ECD exciton chirality method today: a modern tool for determining absolute configurations

November 23, 2021


ECD exciton chirality method today: a modern tool for determining absolute configurations


Gennaro Pescitelli






The application of the exciton chirality method (ECM) to interpret electronic circular dichroism (ECD) spectra is a well-established and still popular approach to assign the absolute configuration (AC) of natural products, chiral organic compounds, and organometallic species. The method applies to compounds containing at least two chromophores with electric dipole allowed transitions (e.g., π–π* transitions). The exciton chirality rule correlates the sign of an exciton couplet (two ECD bands with opposite sign and similar intensity) with the overall molecular stereochemistry, including the AC. A correct application of the ECM requires three main prerequisites: (a) the knowledge of the molecular conformation, (b) the knowledge of the directions of the electric transition moments (TDMs), and (c) the assumption that the exciton coupling mechanism must be the major source of the observed ECD signals. All these prerequisites can be easily verified by means of quantum-mechanical (QM) calculations. In the present review, we shortly introduce the general principles that underpin the use of the ECM for configurational assignments and survey its applications, both classic ones and some reported in the recent literature. Based on these examples, we will stress the advantages of the ECM but also the key requisites for its correct application. Additionally, we will discuss the dependence of the couplet sign on geometrical parameters (angles α,β,γ between TDMs), which can be helpful for discerning the sign of exciton chirality in ambiguous situations. Finally, we will present a molecular orbital (MO) description of the exciton coupling phenomenon.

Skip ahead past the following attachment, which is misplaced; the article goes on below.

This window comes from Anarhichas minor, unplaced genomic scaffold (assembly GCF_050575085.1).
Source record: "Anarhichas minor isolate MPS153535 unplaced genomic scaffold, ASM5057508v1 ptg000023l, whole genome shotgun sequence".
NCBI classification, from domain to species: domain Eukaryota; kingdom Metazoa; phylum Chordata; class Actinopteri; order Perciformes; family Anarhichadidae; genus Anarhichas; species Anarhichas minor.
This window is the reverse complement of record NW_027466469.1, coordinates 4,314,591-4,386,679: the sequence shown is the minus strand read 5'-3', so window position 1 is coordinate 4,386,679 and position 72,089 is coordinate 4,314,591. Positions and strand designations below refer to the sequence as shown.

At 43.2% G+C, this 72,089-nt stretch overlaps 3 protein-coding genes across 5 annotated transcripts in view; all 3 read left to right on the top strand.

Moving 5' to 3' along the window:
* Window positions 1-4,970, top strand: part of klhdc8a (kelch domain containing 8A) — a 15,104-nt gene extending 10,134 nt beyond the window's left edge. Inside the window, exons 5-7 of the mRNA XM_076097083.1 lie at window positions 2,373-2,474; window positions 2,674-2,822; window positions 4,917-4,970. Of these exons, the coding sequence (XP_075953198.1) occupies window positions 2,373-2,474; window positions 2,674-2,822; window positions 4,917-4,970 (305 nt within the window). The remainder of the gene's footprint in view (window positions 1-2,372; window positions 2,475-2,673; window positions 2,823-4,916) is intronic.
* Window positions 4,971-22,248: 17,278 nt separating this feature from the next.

Exciton, coupling, Absolute configuration, Circular dichroism, ECM, QM calculation